” The Home of the Lion King”
Mukuni Village is the best place to truly experience the warmth and love of the Zambian Nation. The village is filled with so much vibrant energy that is so contagious from the laughter of the children, to the energy of the dancers in, the women going about their daily chores.
Mukuni Village is home to the Toka Leya tribe ,and their culture and history is filled with a wealth of knowledge that it shows you a different perspective of the Zambian monarchy. It is said that the Lion King originated from Tanzania and came to settle in the valley where they have flourished and live peacefully.
The village is the permanent traditional headquarters of the Mukuni Leya people, with an approximate population of 8,000. [The Leya people under Chief Sekute live to the west of Livingstone towards Kazungula.]
The Mukuni chief chooses one of his female relatives to be the ‘Bedyango’ or High Priestess of the tribe – usually a sister or aunt. The Chief, along with his counsellors, arbitrates cases involving local politics and other problems. The Bedyango is responsible for religious affairs, performs rituals to avert disaster during wars, drought or epidemic and officiates births and deaths, as well as having a final say on the choice of a new chief.
There are several ceremonies which are performed at the village at certain times of the year and in cases of disease or drought.
Such as the December Lwiindi Basilombelombe or Spray Ceremony is performed every year to summon and bless the coming rains.
The ceremony also forms an initiation for young men into adulthood. Young men around the age of seventeen are expected to prove their worthiness to take a wife by taking part. On the day of the ceremony old hymns are sung to the Toka-Leya ancestors and the participants travel from Mukuni Village towards the Victoria Falls and down into the Batoka Gorge below. Descending into the gorge at the Boiling Pot or ‘Chiposyo’ the young men smear themselves with white clay from the river bed and use new green leaves to complete their ritual costume. They then collect water from a sacred place, which is carefully carried back out of the gorge and to a water shrine on way back to Mukuni Village. Here they imitate rain falling by pouring water over the roof of a sacred hut. The young men are known as Basilombelombe and also take on another challenge to collect water from a place called ‘Chisamu Chilikumbede,’ located on the very lip of the Falls.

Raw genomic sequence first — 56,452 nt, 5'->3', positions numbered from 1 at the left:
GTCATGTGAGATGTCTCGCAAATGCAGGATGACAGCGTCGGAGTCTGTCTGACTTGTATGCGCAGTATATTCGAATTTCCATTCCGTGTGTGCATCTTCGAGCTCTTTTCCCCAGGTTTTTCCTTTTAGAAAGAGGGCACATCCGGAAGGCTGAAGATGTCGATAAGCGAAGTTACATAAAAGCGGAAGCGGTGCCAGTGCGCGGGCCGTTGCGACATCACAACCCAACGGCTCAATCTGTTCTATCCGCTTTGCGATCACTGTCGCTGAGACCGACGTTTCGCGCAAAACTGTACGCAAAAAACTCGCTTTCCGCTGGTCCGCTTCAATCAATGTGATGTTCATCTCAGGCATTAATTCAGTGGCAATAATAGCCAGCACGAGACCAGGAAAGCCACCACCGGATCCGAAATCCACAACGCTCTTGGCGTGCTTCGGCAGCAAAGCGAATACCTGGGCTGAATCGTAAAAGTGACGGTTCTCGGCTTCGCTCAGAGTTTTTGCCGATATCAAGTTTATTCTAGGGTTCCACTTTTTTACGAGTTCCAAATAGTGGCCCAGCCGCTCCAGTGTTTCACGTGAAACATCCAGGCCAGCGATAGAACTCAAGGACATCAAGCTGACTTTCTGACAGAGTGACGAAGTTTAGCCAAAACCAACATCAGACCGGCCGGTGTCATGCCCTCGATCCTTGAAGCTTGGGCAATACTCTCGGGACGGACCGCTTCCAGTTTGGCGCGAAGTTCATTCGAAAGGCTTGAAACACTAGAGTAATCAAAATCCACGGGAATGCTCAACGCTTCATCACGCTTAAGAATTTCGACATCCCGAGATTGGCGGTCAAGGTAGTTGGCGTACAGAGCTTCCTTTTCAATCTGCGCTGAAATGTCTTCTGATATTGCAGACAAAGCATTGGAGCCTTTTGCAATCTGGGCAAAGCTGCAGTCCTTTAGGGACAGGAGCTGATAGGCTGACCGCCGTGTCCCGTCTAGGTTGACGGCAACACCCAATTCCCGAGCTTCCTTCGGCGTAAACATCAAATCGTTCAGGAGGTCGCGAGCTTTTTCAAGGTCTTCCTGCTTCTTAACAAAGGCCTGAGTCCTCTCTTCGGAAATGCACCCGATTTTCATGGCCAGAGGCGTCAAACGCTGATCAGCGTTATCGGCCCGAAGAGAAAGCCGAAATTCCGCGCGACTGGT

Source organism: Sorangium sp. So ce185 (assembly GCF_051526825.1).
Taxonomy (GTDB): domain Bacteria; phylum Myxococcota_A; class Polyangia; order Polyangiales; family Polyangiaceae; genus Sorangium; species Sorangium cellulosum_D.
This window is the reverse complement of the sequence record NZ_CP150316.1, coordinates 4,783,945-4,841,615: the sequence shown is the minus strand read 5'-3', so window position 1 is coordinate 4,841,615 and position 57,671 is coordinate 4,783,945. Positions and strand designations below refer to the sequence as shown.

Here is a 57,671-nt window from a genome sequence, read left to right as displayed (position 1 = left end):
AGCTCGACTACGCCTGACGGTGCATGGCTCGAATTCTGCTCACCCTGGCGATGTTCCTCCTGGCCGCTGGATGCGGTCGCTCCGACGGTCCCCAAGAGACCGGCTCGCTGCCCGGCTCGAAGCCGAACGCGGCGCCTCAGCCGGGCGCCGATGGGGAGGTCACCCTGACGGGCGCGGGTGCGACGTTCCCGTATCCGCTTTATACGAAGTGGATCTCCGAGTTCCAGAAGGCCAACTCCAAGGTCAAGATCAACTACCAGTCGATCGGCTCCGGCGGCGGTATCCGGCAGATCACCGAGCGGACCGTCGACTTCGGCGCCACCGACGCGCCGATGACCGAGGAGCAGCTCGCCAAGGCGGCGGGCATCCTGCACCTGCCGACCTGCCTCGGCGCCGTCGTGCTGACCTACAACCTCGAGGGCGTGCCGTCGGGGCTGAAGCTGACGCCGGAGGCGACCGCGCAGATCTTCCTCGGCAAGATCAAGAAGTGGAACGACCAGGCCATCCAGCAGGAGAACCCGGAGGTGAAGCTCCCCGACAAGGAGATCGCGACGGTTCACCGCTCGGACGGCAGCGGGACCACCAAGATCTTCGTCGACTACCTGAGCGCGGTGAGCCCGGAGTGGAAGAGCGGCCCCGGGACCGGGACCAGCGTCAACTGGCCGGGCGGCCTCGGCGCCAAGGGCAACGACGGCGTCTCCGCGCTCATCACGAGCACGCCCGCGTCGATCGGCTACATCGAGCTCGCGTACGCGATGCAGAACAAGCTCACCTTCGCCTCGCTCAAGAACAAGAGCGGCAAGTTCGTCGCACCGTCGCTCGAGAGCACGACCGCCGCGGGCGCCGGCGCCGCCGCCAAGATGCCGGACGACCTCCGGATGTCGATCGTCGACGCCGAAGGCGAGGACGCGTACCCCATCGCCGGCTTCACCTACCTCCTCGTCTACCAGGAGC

One of the most significant spiritual shrines for the Mukuni Leya is ‘Katola Buseka,’ and is represented by the spray of the Falls within the Boiling Pot and representing the ancestor spirits. In the past only offerings of highly valued possessions were conducted here to appease the ancestral spirits and to ask for blessings.
Another Lwiindi or ceremony is held on the first weekend of July to celebrate the end of the harvest season through feast and cultural dance.
One of the central sites involved with these ceremonies is the ‘Kwasamukale,’ where the first Chief Mukuni negotiated his entry into the modern Mukuni Village and is celebrated as part of the monarch’s memorial day and stairs representing a reigning monarch, including the current one. The stairs remind the present ruler about the reigning monarchs before him. The ceremony commemorates first Chief Mukuni’s epic journey from Kola through central Zambia and northern Zimbabwe to the Falls. During the day-long celebrations, the history of the Bene Mukuni Royal Dynasty is re-enacted in song and dance.
Another site of deep spiritual significance is Siloka Island the largest island along the line of the falls and is a revered site for prayers and other rituals.
It is said that the first Mukuni Chief brought with him a stone – Kechejo – from Kabwe, and known as the ‘living stone’. This stone is passed from chief to chief and kept at the site of the Mukuni village. The story of Kechejo is that it will disappear under the ground in times of severe drought; it will also raise itself higher out of the ground in times of good harvest.
Be sure to visit the village inorder to experience the cultural eploration and history and be told of the stories and adventures of the Mukuni village.